Hunting bears won’t keep them away
Vail, CO Colorado
GLENWOOD SPRINGS ” More bears are wandering into the towns and neighborhoods of the Roaring Fork Valley. The Division of Wildlife has had to kill more bears, too.
This has some residents wondering if issuing more bear hunting licenses would be a good way to reduce the number of bears searching for food in town.
Not likely, says the Division of Wildlife.
Hunting is a way to manage wildlife populations, but it’s not a solution to decrease the number of bears in Aspen, Carbondale and Glenwood Springs, the agency says.
In 1992, Colorado residents voted to eliminate the spring bear hunting season because they were worried cubs would be orphaned. At that time the Division of Wildlife also increased fall bear-hunting licenses, agency spokesman Randy Hampton said.
“Without control on the population, be it any other critter as well, it reaches a point where conflict, disease, collision with vehicles and other incidents sky rocket,” Hampton said. “We utilize means to manage critters on what habitat will support.”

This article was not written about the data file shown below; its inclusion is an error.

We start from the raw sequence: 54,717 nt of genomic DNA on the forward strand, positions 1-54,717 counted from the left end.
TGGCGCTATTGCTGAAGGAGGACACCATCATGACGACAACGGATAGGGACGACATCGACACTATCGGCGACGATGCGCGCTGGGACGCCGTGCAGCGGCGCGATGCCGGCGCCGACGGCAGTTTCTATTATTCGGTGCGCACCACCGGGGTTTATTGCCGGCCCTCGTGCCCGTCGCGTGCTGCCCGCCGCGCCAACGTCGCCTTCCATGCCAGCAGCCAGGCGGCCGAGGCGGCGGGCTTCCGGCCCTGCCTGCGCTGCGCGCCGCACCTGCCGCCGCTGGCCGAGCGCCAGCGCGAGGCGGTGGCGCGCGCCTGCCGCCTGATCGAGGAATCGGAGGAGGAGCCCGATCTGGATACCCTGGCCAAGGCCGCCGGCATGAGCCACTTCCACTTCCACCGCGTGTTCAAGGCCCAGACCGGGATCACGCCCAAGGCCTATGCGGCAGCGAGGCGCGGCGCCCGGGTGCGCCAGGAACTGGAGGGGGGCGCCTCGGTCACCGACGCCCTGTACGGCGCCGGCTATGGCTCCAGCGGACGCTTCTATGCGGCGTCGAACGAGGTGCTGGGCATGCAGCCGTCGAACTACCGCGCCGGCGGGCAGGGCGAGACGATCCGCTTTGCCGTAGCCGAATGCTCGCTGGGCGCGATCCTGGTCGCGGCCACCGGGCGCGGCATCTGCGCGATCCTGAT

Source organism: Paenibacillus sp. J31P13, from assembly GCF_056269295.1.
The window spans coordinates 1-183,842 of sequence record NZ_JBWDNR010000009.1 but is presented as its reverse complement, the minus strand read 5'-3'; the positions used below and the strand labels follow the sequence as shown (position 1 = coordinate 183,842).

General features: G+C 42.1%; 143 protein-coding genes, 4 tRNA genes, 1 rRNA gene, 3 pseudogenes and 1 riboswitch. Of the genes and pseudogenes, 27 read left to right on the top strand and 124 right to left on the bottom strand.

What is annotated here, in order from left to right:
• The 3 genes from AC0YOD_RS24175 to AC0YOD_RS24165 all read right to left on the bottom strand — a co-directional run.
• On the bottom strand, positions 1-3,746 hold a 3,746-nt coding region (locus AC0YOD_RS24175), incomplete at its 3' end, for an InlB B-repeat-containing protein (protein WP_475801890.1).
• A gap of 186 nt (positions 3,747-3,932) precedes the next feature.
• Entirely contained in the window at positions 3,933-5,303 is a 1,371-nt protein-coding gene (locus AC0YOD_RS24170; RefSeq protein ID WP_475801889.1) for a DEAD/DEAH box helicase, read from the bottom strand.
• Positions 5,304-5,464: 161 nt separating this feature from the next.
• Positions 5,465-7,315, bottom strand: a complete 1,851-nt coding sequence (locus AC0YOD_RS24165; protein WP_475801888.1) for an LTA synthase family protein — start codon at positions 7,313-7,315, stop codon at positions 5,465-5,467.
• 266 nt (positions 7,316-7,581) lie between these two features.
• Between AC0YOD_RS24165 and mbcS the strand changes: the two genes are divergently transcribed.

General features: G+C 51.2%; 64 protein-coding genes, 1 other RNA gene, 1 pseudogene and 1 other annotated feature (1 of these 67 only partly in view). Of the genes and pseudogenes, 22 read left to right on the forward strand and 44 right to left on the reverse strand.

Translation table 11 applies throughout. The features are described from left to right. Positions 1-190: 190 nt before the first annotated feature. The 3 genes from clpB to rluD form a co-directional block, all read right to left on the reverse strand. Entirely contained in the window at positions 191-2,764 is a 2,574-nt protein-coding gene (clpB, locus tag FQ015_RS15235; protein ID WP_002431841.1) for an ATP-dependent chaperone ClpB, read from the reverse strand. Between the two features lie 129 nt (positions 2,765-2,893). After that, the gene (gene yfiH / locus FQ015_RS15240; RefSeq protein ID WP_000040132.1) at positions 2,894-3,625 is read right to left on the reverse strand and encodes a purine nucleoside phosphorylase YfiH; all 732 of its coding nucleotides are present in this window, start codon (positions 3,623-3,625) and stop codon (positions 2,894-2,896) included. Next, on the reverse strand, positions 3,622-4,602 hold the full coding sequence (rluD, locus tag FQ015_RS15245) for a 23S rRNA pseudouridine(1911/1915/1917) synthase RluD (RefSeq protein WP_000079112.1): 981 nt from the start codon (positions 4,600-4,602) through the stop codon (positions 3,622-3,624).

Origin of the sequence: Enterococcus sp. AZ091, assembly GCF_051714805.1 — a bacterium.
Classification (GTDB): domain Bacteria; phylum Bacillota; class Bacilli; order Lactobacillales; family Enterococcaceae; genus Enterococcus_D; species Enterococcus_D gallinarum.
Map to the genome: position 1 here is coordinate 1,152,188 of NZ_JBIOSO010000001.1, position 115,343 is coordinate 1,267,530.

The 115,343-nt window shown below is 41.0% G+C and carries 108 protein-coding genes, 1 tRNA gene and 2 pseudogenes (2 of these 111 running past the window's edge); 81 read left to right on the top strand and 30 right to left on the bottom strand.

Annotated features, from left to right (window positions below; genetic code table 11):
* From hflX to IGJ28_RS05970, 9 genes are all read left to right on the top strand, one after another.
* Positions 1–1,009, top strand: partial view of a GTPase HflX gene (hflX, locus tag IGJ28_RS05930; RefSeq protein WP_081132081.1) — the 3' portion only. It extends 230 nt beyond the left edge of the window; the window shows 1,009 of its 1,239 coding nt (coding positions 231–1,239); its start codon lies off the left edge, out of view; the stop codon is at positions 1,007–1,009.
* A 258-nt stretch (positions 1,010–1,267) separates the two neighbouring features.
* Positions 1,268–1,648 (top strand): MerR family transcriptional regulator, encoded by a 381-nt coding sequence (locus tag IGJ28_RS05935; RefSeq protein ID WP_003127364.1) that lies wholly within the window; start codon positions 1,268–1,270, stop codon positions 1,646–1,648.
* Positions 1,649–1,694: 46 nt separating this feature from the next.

Colorado has a statewide black bear population of between 8,000 and 12,000, Hampton says.
In 2006, 454 black bears were killed by hunters statewide. More than 8,000 hunting licenses that year.
“Bear hunting is a niche market,” Hampton said. “If you look at the national statistics, there has been a decline in the number of people participating in hunting altogether. Bear hunting is a much narrower field of hunters.”
But Hampton expects hunters’ to kill more bears this fall because drought conditions have diminished the animals’ food supply.
“The bears will be more spread out during a good food year,” Hampton said. “Hunters who know where to look for bears will have better luck.”
Bears have less room in western Colorado due to development and energy exploration, Hampton says.
“We’ve developed a lot of land,” Hampton said. “Our communities have grown, more roads and the amount of people that recreate in the open lands has increased, the amount of people in the forests now have increased. All of that, along with the energy development in the area, leaves the bear habitat decreasing all the time.”
Black bears typically go into a state of “hyperphagia” in the fall ” a feeding frenzy during which they drastically increase the amount of fruits and nuts they eat in preparation for hibernation.